HR Transformation: Building Human Resources From the Outside In (Business Skills and Development) Hardcover – 16 Aug 2009
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About the Author
Dave Ulrich is an author, speaker, management coach, and consultant.
Wayne Brockbank is a Clinical Professor of Business of the Strategic Human Resource Planning Program at the University of Michigan's Ross School of Business.
Jon Younger career has been a mix of consulting, executive management and HR leadership.
Justin Allen is the Managing Director of The RBL Institute and a consultant with the firm.
Mark Nyman is a Principal with The RBL Group.
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Top customer reviews
Here is a brief excerpt from the Introduction: "Simply stated, we propose that the biggest challenge for HR professionals today is to help their respective organizations succeed." Obviously, to accomplish this worthy objective, the authors correctly assert that there are certain factors that must be present. Here are three:
1. It is imperative that the HR professionals themselves recognize the authenticity of this challenge and not only accept but embrace it as a unique opportunity for their own development but also for what the transformation will enable their organization to accomplish.
2. It is even more important that senior managers recognize the need for the transformation and commit to its completion whatever resources that may require. They must also be patient. Change initiatives worthy of the name are messy, complicated, unpredictable, and sometimes stalled temporarily. The change agents need and deserve senior management's full support.
3. There must be a game plan for the transformation process and I think the one that the authors provide in this book is eminently worthy of careful consideration because it is cohesive, comprehensive, and cost-effective. What I like about it is that it combines some of the best features of Six Sigma and Lean methodologies without limiting the options of those who select it. In fact, the authors provide invaluable advice with regard to how to modify the four-phase model to ensure that it fully accommodates the needs, interest, and objectives of the given organization.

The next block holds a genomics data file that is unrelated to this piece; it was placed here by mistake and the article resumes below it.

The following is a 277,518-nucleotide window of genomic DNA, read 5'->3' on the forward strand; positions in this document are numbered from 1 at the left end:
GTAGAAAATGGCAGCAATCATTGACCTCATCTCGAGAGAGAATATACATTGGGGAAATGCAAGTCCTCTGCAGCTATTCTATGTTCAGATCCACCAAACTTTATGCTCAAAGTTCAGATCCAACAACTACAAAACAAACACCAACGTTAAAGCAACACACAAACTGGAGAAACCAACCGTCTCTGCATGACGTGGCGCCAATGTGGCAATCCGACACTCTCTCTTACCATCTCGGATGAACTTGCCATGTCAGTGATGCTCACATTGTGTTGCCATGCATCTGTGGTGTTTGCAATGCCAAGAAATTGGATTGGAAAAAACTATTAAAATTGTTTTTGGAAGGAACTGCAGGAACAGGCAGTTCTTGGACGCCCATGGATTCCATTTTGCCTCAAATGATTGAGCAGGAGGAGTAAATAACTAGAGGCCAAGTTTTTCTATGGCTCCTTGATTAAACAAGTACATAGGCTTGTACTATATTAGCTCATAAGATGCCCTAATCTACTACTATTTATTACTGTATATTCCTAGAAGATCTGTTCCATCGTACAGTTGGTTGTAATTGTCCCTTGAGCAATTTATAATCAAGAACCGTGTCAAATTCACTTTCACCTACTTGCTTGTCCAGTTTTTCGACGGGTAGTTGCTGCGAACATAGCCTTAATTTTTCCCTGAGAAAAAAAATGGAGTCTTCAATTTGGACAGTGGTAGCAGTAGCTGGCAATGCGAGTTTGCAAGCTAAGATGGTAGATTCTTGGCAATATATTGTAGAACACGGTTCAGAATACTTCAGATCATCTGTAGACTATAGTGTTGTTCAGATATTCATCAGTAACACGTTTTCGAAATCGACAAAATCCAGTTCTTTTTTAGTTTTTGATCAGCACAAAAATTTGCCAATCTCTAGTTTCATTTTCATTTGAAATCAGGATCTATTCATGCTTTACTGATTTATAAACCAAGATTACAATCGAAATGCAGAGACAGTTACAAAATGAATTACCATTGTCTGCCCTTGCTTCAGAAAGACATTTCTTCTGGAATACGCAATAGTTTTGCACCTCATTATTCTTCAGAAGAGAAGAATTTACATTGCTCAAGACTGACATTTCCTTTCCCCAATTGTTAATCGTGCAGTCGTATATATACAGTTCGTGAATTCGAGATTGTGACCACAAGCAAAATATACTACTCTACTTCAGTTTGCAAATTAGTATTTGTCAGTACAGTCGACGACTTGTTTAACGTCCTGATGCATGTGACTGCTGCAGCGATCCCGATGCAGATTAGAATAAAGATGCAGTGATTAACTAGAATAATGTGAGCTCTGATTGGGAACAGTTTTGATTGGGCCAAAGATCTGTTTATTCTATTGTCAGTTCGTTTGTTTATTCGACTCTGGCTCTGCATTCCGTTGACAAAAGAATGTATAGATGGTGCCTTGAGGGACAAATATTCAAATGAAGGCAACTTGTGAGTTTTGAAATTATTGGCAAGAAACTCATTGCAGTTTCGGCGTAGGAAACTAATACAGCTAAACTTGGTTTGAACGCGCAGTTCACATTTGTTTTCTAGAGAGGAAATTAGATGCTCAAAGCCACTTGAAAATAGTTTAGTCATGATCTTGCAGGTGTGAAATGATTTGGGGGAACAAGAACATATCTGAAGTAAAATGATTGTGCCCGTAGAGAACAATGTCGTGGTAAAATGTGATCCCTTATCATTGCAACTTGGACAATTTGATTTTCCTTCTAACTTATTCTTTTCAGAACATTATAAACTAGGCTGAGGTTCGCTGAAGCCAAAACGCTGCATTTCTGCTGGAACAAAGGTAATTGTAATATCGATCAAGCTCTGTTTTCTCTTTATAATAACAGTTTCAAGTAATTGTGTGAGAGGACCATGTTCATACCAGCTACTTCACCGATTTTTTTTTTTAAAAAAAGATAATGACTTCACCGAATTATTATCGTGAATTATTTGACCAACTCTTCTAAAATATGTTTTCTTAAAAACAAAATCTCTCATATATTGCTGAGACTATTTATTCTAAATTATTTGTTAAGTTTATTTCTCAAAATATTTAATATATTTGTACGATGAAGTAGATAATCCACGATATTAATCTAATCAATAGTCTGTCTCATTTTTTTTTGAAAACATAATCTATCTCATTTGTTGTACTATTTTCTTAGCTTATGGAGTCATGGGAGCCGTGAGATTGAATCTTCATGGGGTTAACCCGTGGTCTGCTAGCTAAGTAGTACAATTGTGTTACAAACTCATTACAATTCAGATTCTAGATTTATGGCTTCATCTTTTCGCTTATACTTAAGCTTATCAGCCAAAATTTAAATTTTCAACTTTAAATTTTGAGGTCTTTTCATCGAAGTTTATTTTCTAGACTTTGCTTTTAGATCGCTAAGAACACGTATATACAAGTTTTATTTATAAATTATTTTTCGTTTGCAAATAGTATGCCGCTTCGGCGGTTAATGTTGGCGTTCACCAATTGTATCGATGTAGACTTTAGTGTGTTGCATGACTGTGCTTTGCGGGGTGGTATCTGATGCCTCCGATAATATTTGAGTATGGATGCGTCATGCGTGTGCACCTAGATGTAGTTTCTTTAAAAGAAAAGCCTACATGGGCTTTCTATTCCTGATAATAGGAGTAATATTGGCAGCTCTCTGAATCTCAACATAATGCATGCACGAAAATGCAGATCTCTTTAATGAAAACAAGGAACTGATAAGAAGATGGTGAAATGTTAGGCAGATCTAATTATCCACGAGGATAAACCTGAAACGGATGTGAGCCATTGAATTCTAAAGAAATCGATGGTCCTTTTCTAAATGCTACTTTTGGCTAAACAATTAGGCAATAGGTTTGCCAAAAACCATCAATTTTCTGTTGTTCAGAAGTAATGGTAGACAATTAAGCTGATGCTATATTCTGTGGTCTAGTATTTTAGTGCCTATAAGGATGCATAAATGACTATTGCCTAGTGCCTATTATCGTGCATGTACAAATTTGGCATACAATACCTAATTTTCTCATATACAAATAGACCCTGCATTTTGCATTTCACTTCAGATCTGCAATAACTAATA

Readers will especially appreciate the authors' skillful use of various reader-friendly devices that include "Tools," "Tables," "Figures," and dozens of checklists that facilitate, indeed expedite frequent review of key points. In the Appendix (all by itself worth far more than the cost of the book), the authors provide (Pages 217-222) an inventory of all the tools that have been inserted throughout their narrative.
After they carefully identify all of the components of HR transformation, credit Ulrich and his collaborators with focusing almost entirely on how to complete one successful. They are clearly diehard, world-class pragmatists. For example, they explain
1. Why to initiate an HR transformation
2. What its probable outcomes will be if successfully completed
3. How to redesign the HR department
4. How to upgrade HR professionals
5. How to share accountability for the transformation
6. How to make it happen
In Part II, "Tales from the Trenches: Transformation Case Studies," they provide case study overviews of four companies (Flextronics, Pfizer, Intel, and Takeda) and suggest what lessons can be learned from each company's HR transformation initiatives. Presumably the authors agree with me that it would be a fool's errand to attempt to adopt all of the material in their book. It remains for each reader to determine (preferably in consultation with associates) which strategies and tactics as well as which people, timetable, and metrics would be most appropriate to their organization's needs, interests, objectives and resources.